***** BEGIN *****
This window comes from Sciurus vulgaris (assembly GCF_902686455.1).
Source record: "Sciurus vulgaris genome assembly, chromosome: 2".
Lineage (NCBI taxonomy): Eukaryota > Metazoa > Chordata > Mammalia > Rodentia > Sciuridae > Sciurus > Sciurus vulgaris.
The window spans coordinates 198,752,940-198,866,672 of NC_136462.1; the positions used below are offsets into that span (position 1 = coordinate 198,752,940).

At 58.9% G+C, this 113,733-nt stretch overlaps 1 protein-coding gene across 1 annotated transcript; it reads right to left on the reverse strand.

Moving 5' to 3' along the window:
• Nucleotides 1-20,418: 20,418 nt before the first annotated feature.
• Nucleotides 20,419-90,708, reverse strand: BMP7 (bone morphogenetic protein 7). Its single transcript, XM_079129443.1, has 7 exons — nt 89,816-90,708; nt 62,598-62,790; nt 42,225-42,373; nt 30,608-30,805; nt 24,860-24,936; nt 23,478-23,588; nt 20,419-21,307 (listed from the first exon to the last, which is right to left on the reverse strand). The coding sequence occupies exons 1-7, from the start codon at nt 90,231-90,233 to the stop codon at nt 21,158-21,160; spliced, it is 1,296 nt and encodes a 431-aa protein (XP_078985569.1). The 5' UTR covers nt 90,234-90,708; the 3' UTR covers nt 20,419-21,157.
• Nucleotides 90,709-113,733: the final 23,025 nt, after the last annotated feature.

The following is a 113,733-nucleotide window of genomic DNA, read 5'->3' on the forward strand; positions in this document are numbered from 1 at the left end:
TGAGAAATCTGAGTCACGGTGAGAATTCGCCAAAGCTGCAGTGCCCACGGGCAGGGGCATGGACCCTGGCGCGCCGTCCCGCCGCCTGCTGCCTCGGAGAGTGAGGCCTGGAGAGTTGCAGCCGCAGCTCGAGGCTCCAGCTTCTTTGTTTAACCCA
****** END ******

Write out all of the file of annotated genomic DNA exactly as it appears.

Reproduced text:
This window comes from Sciurus vulgaris (assembly GCF_902686455.1).
Source record: "Sciurus vulgaris genome assembly, chromosome: 2".
Lineage (NCBI taxonomy): Eukaryota > Metazoa > Chordata > Mammalia > Rodentia > Sciuridae > Sciurus > Sciurus vulgaris.
The window spans coordinates 198,752,940-198,866,672 of NC_136462.1; the positions used below are offsets into that span (position 1 = coordinate 198,752,940).

At 58.9% G+C, this 113,733-nt stretch overlaps 1 protein-coding gene across 1 annotated transcript; it reads right to left on the reverse strand.

Moving 5' to 3' along the window:
• Nucleotides 1-20,418: 20,418 nt before the first annotated feature.
• Nucleotides 20,419-90,708, reverse strand: BMP7 (bone morphogenetic protein 7). Its single transcript, XM_079129443.1, has 7 exons — nt 89,816-90,708; nt 62,598-62,790; nt 42,225-42,373; nt 30,608-30,805; nt 24,860-24,936; nt 23,478-23,588; nt 20,419-21,307 (listed from the first exon to the last, which is right to left on the reverse strand). The coding sequence occupies exons 1-7, from the start codon at nt 90,231-90,233 to the stop codon at nt 21,158-21,160; spliced, it is 1,296 nt and encodes a 431-aa protein (XP_078985569.1). The 5' UTR covers nt 90,234-90,708; the 3' UTR covers nt 20,419-21,157.
• Nucleotides 90,709-113,733: the final 23,025 nt, after the last annotated feature.

The following is a 113,733-nucleotide window of genomic DNA, read 5'->3' on the forward strand; positions in this document are numbered from 1 at the left end:
TGAGAAATCTGAGTCACGGTGAGAATTCGCCAAAGCTGCAGTGCCCACGGGCAGGGGCATGGACCCTGGCGCGCCGTCCCGCCGCCTGCTGCCTCGGAGAGTGAGGCCTGGAGAGTTGCAGCCGCAGCTCGAGGCTCCAGCTTCTTTGTTTAACCCA